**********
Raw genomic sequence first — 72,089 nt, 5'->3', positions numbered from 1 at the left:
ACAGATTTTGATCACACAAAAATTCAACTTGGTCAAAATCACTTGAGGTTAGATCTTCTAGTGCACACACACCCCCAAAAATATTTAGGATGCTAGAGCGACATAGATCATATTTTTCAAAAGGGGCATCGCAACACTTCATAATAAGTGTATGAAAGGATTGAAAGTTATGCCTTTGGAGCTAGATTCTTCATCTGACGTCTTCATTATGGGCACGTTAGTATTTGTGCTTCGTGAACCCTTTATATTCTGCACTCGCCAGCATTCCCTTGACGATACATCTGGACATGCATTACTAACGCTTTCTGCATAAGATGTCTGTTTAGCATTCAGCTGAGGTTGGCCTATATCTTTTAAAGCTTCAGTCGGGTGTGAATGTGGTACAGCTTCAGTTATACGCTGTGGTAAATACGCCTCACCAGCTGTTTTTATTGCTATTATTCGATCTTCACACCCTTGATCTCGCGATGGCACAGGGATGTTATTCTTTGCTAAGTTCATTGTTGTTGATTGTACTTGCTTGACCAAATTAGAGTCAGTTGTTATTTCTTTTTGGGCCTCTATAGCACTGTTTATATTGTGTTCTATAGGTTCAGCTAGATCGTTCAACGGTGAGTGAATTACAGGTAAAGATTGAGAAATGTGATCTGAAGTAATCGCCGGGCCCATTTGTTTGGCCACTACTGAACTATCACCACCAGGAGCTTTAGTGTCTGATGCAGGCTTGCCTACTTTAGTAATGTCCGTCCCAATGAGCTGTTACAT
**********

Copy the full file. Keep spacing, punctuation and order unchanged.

Raw genomic sequence first — 72,089 nt, 5'->3', positions numbered from 1 at the left:
ACAGATTTTGATCACACAAAAATTCAACTTGGTCAAAATCACTTGAGGTTAGATCTTCTAGTGCACACACACCCCCAAAAATATTTAGGATGCTAGAGCGACATAGATCATATTTTTCAAAAGGGGCATCGCAACACTTCATAATAAGTGTATGAAAGGATTGAAAGTTATGCCTTTGGAGCTAGATTCTTCATCTGACGTCTTCATTATGGGCACGTTAGTATTTGTGCTTCGTGAACCCTTTATATTCTGCACTCGCCAGCATTCCCTTGACGATACATCTGGACATGCATTACTAACGCTTTCTGCATAAGATGTCTGTTTAGCATTCAGCTGAGGTTGGCCTATATCTTTTAAAGCTTCAGTCGGGTGTGAATGTGGTACAGCTTCAGTTATACGCTGTGGTAAATACGCCTCACCAGCTGTTTTTATTGCTATTATTCGATCTTCACACCCTTGATCTCGCGATGGCACAGGGATGTTATTCTTTGCTAAGTTCATTGTTGTTGATTGTACTTGCTTGACCAAATTAGAGTCAGTTGTTATTTCTTTTTGGGCCTCTATAGCACTGTTTATATTGTGTTCTATAGGTTCAGCTAGATCGTTCAACGGTGAGTGAATTACAGGTAAAGATTGAGAAATGTGATCTGAAGTAATCGCCGGGCCCATTTGTTTGGCCACTACTGAACTATCACCACCAGGAGCTTTAGTGTCTGATGCAGGCTTGCCTACTTTAGTAATGTCCGTCCCAATGAGCTGTTACAT